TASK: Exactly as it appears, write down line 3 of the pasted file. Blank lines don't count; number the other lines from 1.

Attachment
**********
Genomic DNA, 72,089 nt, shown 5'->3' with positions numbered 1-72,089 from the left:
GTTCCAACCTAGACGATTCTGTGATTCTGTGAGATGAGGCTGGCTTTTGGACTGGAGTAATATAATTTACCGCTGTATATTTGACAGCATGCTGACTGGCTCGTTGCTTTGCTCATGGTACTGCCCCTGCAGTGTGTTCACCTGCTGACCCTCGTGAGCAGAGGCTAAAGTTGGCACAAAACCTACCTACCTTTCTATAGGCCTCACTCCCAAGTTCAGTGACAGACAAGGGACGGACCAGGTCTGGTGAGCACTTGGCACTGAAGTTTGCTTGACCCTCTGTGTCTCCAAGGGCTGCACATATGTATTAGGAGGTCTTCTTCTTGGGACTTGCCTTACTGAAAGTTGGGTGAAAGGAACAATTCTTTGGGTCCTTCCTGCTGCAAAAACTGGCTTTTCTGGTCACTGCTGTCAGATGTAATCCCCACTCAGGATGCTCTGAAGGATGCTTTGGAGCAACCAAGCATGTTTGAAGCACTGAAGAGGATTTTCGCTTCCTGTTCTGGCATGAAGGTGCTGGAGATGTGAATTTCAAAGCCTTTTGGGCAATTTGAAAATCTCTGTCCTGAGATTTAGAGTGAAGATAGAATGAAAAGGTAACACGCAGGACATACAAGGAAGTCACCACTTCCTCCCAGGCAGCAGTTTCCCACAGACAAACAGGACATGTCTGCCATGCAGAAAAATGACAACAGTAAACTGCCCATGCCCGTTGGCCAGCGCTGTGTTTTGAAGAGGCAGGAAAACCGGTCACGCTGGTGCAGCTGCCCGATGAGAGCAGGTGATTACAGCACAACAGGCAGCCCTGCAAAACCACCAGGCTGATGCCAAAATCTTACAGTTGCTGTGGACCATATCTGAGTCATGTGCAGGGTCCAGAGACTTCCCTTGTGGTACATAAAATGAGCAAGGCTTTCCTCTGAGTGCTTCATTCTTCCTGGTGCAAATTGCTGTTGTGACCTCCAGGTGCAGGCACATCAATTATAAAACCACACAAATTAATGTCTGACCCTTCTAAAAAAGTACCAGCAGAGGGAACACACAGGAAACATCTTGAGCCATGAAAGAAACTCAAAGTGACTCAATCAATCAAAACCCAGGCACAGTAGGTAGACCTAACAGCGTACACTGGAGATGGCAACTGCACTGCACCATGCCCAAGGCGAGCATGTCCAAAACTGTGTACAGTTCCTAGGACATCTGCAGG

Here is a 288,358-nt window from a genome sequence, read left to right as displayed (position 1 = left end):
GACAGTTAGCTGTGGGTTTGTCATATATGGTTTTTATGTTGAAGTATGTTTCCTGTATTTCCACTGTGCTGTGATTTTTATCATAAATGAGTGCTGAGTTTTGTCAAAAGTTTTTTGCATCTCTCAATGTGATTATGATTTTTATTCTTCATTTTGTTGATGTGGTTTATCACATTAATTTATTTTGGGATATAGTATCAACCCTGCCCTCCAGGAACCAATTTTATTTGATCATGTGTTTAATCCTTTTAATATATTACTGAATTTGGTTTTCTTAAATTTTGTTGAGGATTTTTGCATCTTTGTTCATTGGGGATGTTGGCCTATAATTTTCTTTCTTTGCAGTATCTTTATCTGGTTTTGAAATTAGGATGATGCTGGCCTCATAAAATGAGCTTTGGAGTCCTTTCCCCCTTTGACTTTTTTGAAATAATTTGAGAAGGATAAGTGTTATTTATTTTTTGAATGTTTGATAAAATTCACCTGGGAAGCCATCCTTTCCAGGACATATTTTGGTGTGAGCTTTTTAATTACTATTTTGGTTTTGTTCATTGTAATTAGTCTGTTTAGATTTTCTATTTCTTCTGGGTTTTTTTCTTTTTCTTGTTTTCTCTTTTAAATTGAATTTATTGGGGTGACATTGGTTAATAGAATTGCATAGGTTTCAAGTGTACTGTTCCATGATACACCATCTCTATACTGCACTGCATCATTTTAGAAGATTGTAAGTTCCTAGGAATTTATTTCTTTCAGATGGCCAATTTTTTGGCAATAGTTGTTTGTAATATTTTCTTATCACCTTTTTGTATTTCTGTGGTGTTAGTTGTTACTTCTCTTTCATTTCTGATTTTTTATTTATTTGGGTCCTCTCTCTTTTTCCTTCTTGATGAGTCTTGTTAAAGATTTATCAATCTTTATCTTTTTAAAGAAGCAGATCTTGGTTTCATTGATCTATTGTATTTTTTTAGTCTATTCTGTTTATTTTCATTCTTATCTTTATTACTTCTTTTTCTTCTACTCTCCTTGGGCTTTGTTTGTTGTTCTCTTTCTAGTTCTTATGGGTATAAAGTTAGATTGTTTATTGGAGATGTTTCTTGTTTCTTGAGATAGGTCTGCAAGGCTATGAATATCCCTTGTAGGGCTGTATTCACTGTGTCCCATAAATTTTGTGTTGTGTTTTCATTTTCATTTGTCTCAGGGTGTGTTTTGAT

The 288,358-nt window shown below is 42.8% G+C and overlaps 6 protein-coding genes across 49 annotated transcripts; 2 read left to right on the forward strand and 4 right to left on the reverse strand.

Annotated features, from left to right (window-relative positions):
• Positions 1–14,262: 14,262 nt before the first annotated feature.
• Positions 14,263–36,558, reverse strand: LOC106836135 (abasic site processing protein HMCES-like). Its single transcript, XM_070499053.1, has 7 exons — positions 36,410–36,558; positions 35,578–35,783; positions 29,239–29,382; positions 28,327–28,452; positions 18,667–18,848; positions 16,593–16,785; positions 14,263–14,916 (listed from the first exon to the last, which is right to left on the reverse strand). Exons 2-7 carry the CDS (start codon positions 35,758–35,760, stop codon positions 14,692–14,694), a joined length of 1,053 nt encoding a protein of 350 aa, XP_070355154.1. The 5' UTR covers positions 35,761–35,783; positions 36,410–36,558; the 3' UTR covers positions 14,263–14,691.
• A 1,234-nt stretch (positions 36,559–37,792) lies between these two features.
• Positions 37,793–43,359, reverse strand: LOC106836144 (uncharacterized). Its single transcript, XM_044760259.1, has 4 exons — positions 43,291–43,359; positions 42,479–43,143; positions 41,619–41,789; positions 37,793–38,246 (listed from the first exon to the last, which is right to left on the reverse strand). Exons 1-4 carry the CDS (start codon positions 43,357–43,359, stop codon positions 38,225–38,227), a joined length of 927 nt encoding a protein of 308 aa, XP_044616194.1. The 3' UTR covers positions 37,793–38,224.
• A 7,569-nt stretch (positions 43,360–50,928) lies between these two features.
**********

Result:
Here is a 288,358-nt window from a genome sequence, read left to right as displayed (position 1 = left end):